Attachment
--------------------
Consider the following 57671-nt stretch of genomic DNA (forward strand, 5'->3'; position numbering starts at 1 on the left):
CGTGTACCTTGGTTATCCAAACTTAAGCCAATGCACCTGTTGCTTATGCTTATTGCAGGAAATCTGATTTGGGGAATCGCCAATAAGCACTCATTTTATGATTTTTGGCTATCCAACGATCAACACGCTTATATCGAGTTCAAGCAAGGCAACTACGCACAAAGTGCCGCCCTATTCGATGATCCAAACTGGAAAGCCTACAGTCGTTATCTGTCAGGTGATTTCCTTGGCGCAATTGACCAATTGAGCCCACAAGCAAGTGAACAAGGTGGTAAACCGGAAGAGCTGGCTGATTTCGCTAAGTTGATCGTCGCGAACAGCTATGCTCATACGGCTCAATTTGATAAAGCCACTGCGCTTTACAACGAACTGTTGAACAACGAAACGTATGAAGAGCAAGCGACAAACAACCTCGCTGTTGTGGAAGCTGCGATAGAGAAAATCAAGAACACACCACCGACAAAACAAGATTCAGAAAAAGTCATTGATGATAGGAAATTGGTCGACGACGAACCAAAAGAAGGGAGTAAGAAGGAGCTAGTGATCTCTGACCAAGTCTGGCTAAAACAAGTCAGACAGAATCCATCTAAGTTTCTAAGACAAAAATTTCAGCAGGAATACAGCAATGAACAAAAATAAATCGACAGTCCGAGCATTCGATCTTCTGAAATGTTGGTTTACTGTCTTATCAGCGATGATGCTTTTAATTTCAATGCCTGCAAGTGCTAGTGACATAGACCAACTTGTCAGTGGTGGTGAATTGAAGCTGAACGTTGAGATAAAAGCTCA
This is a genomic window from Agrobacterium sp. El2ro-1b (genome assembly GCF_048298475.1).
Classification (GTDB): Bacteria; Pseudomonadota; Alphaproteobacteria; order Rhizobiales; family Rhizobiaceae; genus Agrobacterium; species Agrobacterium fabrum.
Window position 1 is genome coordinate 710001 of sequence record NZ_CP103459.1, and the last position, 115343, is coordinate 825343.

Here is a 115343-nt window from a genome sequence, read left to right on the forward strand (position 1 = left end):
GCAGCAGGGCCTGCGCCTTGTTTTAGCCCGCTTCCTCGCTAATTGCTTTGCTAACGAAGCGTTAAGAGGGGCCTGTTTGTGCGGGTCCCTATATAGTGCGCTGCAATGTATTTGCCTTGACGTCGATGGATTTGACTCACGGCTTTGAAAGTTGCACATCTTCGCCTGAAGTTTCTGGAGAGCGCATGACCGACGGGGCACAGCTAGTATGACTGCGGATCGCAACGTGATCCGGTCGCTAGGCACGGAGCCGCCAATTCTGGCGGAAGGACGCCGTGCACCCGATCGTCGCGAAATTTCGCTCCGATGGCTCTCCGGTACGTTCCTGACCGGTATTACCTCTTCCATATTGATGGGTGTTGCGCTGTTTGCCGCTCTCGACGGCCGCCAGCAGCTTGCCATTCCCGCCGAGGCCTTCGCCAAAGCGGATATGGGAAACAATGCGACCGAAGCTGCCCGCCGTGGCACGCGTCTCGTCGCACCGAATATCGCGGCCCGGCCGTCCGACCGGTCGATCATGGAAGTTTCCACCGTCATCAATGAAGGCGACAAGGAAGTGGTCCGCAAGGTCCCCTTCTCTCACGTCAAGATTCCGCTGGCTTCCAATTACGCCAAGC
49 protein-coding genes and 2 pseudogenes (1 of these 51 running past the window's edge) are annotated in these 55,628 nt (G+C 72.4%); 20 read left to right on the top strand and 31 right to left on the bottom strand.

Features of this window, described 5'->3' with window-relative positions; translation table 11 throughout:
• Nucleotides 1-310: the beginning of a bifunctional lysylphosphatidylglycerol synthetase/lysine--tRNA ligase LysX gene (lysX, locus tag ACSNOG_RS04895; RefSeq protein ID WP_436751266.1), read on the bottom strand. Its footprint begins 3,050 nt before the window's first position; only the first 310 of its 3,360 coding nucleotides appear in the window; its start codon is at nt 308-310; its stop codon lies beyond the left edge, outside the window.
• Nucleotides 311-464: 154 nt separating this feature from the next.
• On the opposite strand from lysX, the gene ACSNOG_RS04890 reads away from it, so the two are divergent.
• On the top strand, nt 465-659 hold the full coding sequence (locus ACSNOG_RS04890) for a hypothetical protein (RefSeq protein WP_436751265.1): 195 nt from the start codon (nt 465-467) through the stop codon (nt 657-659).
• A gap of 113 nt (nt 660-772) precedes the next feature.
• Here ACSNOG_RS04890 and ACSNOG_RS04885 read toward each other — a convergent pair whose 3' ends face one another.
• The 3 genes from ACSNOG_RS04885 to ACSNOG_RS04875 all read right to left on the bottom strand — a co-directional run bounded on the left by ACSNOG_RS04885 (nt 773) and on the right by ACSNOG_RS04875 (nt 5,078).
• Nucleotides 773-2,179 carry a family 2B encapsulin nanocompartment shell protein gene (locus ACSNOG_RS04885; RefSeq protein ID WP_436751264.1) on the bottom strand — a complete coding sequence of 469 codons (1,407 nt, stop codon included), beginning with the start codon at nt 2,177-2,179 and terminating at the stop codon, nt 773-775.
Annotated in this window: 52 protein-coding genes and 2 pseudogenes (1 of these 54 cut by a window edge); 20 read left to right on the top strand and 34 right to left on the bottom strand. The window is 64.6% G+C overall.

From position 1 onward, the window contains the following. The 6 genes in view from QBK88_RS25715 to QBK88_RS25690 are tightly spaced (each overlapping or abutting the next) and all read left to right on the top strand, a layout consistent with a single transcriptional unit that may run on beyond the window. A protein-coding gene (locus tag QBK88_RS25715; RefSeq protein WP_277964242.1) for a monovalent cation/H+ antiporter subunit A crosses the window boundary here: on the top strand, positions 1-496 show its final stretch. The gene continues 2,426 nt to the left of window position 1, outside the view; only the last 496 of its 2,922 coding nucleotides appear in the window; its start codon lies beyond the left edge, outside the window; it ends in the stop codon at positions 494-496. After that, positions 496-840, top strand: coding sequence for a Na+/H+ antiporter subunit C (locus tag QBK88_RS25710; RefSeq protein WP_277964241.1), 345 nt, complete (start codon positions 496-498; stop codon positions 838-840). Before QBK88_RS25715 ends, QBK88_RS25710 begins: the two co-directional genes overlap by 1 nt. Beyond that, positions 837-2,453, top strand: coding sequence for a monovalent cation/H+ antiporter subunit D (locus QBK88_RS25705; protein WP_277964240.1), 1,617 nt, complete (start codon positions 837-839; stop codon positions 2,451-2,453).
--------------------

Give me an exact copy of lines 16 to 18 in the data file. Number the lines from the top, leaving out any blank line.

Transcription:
• The 3 genes from ACSNOG_RS04885 to ACSNOG_RS04875 all read right to left on the bottom strand — a co-directional run bounded on the left by ACSNOG_RS04885 (nt 773) and on the right by ACSNOG_RS04875 (nt 5,078).
• Nucleotides 773-2,179 carry a family 2B encapsulin nanocompartment shell protein gene (locus ACSNOG_RS04885; RefSeq protein ID WP_436751264.1) on the bottom strand — a complete coding sequence of 469 codons (1,407 nt, stop codon included), beginning with the start codon at nt 2,177-2,179 and terminating at the stop codon, nt 773-775.
Annotated in this window: 52 protein-coding genes and 2 pseudogenes (1 of these 54 cut by a window edge); 20 read left to right on the top strand and 34 right to left on the bottom strand. The window is 64.6% G+C overall.